The major adds this:
In America when you fight a war, it is thousands of miles from home. You can fail to win, you can even lose, but when you return to the States, there is everything just as you left it—your family, your town, your country.
We Israelis live in a different neighborhood. Here there is only one kind of war—a war of survival.
Win or die. En brera. No alternative.
“Remember who you are. Remember why you are here.” Simple yet profound! A mantra for a purposeful life.
Today is Iyar 26. In the Jewish Calendar, the 6 Day War started on Iyar 26.
No choice. No alternative.
Good heads up David. Yes it is Iyar 26 and day 37 if one is counting the Omer.
Remembering not only the fighters themselves, but why the fight was fought, and for whom – a fitting post for Memorial Day.
Video won’t play.
I’m going to take exception again. Those Israeli pilots have in recent history bombed targets in Gaza, Lebanon and other Middle Eastern areas that had nothing to do with Israel’s survival. An international school bombed to smithereens? Why?
The Holocaust was horrendous, but it cannot be an excuse ever for despicable behavior by the descendants of those who survived it. When can we finally measure every country’s behavior with the same yardstick?
A powerful riveting story.
Everyone who lives in Israel should keep those words close to him or her. Every Jew who lives in the Diaspora should remember those words. If we totally assimilate we are finished. Israel is the homeland for every Jew, living in the Middle East or elsewhere and there is no other country that is a truly safe haven.
link to fly-over inop
Got it fixed. Sorry!
I see that even on one’s own blog, one is not safe from critics. When we produce, someone will always disagree with our flavor, idea, or product. TR said it best, “Its not the critic that counts…”
Today is Memorial Day. I just ran w/ the Wear Blue Run to Remember group in Dupont, Washington. To come home and read about how desperate the security situation in Israel continues to be is sobering.
2/3 the way through “The Lion’s Gate”, deliberately drawing it out…will likely read it again immediately when I’m done.
Ours is not so desperate. We are mollified by 2 oceans and extraordinary wealth, reading about a desperate kid in Santa Barbara…a photo of two men kissing after a football draft…I do not wish harm upon our people, but I do think our culture is due for a sharp slap on the face.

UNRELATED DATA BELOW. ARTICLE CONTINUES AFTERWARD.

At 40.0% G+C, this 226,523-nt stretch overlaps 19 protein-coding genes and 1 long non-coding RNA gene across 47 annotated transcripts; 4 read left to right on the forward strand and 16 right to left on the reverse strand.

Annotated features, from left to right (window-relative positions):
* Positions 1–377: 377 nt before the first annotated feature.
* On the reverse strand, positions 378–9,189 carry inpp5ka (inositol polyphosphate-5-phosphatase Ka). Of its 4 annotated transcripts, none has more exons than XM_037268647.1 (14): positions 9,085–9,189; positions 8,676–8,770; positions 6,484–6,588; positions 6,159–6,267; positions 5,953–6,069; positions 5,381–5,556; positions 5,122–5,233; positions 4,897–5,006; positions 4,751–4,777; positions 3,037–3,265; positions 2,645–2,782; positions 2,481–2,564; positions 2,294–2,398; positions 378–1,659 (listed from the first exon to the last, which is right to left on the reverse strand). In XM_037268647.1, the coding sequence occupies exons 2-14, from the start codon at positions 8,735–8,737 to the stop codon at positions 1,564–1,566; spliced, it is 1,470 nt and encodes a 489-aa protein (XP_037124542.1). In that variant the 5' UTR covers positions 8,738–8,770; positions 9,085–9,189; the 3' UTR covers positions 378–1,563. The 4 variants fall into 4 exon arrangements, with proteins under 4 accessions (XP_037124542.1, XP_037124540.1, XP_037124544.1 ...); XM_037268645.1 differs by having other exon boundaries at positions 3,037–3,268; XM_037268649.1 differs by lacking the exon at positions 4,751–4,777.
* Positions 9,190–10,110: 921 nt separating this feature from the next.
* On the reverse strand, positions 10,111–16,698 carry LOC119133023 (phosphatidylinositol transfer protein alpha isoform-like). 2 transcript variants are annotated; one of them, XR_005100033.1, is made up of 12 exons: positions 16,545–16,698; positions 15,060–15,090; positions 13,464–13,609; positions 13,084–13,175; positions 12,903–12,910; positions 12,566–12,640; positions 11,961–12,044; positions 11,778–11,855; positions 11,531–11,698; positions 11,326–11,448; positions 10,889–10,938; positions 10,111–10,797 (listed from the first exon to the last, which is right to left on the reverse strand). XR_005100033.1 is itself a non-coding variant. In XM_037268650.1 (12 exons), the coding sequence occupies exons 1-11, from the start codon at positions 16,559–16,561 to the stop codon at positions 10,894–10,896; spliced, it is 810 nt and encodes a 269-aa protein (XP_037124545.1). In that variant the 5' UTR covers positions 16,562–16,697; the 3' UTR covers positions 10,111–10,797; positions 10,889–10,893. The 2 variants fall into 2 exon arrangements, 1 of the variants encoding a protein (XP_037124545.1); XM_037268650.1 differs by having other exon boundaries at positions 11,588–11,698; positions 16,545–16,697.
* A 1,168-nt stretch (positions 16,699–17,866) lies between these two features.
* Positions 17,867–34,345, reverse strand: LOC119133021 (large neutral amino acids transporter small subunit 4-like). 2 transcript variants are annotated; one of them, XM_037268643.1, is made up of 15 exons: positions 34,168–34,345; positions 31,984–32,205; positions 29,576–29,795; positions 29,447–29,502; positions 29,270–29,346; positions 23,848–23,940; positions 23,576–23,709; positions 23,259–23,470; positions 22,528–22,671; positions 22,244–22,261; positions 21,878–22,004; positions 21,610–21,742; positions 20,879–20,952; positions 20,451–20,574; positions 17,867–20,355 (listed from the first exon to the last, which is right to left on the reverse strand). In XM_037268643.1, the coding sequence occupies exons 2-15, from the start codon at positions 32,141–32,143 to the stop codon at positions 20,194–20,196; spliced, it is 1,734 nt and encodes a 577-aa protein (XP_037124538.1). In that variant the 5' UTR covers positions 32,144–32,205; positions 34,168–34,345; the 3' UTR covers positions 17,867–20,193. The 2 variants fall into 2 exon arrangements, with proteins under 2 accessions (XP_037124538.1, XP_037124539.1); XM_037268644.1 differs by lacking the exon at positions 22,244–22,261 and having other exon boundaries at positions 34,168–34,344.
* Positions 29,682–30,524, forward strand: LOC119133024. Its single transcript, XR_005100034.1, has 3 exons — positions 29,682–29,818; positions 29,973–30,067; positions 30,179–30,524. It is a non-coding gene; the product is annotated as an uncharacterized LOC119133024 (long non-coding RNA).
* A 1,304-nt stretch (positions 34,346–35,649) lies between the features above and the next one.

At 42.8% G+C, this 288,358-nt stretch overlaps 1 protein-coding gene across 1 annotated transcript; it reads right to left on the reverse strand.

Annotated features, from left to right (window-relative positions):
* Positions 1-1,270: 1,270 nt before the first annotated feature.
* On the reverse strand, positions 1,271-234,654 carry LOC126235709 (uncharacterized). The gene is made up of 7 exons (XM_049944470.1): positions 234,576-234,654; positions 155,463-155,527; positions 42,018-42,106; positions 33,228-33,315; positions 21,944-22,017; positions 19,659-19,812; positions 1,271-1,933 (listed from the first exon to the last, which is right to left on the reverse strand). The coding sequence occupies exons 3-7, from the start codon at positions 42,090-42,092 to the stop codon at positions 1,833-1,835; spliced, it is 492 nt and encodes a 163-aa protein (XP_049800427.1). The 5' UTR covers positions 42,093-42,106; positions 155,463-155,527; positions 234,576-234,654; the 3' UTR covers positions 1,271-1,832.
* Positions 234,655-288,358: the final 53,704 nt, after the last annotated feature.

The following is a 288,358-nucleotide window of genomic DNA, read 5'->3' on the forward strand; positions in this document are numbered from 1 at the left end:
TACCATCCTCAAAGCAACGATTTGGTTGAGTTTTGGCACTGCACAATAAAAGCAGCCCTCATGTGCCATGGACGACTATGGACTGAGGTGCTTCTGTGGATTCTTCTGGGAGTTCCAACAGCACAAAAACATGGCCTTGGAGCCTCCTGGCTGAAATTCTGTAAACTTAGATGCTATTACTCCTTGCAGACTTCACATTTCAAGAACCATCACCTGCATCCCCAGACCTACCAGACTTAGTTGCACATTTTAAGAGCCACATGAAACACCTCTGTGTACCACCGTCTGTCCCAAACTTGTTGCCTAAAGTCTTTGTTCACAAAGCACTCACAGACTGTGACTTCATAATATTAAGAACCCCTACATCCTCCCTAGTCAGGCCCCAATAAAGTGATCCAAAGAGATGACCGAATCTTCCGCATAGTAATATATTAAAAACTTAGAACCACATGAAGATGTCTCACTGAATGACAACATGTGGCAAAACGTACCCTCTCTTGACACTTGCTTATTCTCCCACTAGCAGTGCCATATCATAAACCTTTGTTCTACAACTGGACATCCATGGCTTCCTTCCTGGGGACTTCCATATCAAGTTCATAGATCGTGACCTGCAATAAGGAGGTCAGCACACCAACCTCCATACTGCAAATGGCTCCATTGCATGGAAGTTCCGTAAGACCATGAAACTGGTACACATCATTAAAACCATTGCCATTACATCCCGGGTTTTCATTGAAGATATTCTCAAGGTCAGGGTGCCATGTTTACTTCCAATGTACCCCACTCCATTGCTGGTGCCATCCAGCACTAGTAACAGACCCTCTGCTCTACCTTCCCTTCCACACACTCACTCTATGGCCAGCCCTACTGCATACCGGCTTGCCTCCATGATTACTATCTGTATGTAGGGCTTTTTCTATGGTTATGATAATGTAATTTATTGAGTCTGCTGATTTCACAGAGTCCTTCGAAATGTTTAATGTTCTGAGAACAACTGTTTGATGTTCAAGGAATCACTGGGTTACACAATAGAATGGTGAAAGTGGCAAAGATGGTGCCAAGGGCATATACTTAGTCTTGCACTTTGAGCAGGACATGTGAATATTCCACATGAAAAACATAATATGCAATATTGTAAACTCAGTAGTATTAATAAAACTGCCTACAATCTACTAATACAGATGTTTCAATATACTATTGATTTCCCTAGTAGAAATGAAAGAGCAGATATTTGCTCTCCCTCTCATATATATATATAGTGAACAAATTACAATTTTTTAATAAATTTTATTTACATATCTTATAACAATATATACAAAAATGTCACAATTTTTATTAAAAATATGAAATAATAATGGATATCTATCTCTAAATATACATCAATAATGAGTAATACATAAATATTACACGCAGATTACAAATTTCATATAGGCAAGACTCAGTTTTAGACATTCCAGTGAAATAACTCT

Those pilots get it.
Good stuff again Steven.
John, Those Israeli pilots bombed targets in Gaza from which rockets were being fired at Israel and where the people who planned the racket attacks against Israel were hiding. Not a matter of survival? Why don’t you ask the people who live in Sderot and Ashkelon (cities within the so-called 1967 borders, by the way) about survival? When a rocket is fired from Gaza they have less than 30 seconds to find shelter.
To yehudit rose:
Israel invaded Gaza to ward off rocket attacks that had killed almost no people as they were almost always off the mark and certainly didn’t pose a threat to Israel’s survival. It went in with full force and killed more than a thousand people, many of them completely innocent.
That school was the only American International school in that area and one of the few chances for people to get a good education there. It was the sister school to the American International my children went to in Cyprus at the time, along with the children of the US and the Israeli ambassadors. There was no indication that anybody had anything hidden in the Gaza school.
Likewise, I was in the Golan on the UN premises in late 2006 and could see the images of and the damage the Israelis had caused with their bombings of Lebanon in the summer of 2006. Again, it was very clear that targets were deliberately destroyed without a clear reason as to why, other than to damage the infrastructure or otherwise disable a working village.